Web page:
fundamental, this view shifted to consider a broader spectrum of implementation
aspects (Nilsen, 2015). Planned action
models, another type of process model, provide practical guidance to
organisations or individuals for the planning and execution of implementation (Lehman, Simpson, Knight, & Flynn, 2011; Nilsen,


To help understand and/or explain what factors
influence implementation outcomes, determinant
frameworks describe general types of determinants that (are hypothesized
to) influence implementation outcomes (Nilsen, 2015).  Many frameworks use a multi-level approach
including determinants from individual, organisational and other levels that
are made up of various barriers and/or enablers (Nilsen, 2015; Varsi, 2016). Determinants are
often derived from psychological theories on individual behaviour and
organisational theories on leadership and organisational culture (Nilsen, 2015; Tabak et al., 2012; Varsi, Ekstedt,
Gammon, & Ruland, 2015).


theories refer to theories that have previously been applied
in other research fields (Nilsen, 2015). A widely adopted
classic theory is Rogers’ (2003) theory of
Diffusions of Innovations, which was first used in sociology. He described five
attributes of innovation; complexity, relative advantage, compatibility,
trialability and observability. According to Rogers (2003), these five factors
determine the diffusion of new ideas, products and practices in a population
through social systems.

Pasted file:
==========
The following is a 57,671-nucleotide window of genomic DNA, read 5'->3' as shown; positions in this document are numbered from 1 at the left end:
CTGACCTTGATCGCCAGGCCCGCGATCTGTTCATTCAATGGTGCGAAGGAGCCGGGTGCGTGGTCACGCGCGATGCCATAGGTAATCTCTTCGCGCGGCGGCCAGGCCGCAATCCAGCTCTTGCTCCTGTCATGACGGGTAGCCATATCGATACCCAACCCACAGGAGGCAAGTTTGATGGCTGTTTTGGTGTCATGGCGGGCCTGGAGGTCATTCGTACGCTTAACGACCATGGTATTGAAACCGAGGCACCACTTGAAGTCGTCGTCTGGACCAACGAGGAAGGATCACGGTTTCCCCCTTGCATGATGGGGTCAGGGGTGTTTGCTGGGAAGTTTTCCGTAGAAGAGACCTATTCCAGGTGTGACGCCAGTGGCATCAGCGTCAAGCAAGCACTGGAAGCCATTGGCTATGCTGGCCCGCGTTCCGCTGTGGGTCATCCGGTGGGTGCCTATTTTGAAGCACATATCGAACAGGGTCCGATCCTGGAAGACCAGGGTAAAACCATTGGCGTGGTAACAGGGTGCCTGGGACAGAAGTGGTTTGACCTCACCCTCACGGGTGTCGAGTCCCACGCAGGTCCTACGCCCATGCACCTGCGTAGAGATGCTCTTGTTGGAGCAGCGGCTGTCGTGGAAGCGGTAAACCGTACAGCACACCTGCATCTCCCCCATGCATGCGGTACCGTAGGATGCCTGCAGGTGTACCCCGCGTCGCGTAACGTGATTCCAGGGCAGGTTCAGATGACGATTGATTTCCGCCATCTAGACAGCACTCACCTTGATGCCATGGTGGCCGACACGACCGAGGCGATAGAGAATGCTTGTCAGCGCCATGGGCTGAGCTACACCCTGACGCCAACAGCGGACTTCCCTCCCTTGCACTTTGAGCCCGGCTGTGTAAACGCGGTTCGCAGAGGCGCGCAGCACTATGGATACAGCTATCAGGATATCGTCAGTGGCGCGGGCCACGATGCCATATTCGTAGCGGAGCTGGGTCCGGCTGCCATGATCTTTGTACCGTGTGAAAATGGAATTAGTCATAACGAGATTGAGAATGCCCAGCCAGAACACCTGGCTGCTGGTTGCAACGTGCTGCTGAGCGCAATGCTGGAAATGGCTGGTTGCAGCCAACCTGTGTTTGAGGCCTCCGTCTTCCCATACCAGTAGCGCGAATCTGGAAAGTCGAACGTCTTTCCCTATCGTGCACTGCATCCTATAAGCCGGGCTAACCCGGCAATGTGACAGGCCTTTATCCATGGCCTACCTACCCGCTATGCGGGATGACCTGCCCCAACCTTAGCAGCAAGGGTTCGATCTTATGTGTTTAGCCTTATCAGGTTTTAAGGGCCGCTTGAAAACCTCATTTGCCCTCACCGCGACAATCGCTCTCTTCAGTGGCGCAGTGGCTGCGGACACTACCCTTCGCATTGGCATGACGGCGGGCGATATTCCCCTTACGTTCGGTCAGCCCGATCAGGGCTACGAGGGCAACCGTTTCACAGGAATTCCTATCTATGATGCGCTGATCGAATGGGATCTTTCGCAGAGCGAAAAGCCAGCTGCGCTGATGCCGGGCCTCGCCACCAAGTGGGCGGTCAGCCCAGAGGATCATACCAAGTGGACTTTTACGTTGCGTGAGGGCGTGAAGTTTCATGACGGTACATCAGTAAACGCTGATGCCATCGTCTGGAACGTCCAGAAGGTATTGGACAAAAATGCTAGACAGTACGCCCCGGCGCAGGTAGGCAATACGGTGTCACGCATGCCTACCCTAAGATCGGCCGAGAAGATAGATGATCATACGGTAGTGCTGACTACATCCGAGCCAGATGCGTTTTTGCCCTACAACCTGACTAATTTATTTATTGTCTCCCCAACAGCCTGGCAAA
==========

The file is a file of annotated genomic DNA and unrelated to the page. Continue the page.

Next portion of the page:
theories provide a deeper understanding and/or explanation of
certain aspects of implementation (Nilsen, 2015). It supports
researchers in prioritising the most important implementation features for
analysis. The Normalisation Process Theory (NPT) by McEvoy et al. (2014) for example,
identifies coherence, cognitive participation, collective action and reflexive
monitoring as the four main aspects of embedding complex interventions in


frameworks provide structural approaches for the monitoring and
evaluation of specific aspects of implementation initiatives to determine
implementation success (Nilsen, 2015). Evaluation
frameworks also provide means to compare outcomes of complex interventions and
monitor implementation progress (Campbell et al., 2000; Nilsen, 2015).


Given the five categories of theoretical approaches
for implementation research, the Consolidated Framework for Implementation
Research (CFIR) was selected and used to guide this study. According to Nilsen (2015), the CFIR can be
categorised under determinant frameworks, which is in line with this study’s
aim to identify the main barriers and facilitators of the PHC eHealth programme
in South Africa. Moreover, in a systematic review by Ross et al. (2016) on the factors that
influence eHealth implementation, the outcomes were said to fit the CFIR
remarkably well and its domains were very well defined. The broad and
comprehensive nature of the framework allowed for a complete and detailed
description of the implementation, covering all aspects of implementation
without limiting the depth of the study.



1.2  The Consolidated Framework for Implementation Research

The consolidated framework for Implementation research
(CFIR) was introduced by Damschroder et al. (2009) and is increasingly
being used in implementation research. The CFIR encompasses a set of general
domains comprised of multiple constructs that are synthesized and consolidated from
19 theories about innovation, dissemination, organisational change, knowledge
translation, implementation and research uptake (Damschroder et al., 2009; Ilott, Gerrish, Booth,
& Field, 2013). The
meta-theoretical nature of the framework allows it to be used in various
contexts and acknowledges the multi-layered complexity of implementation (Damschroder et al., 2009; Ross et al., 2016). The included
constructs are all believed to influence implementation either positively or
negatively. However, no distinction is made between the importance of different
constructs and causal relationships are not specified, making it a descriptive
framework (Damschroder et al., 2009). The CFIR includes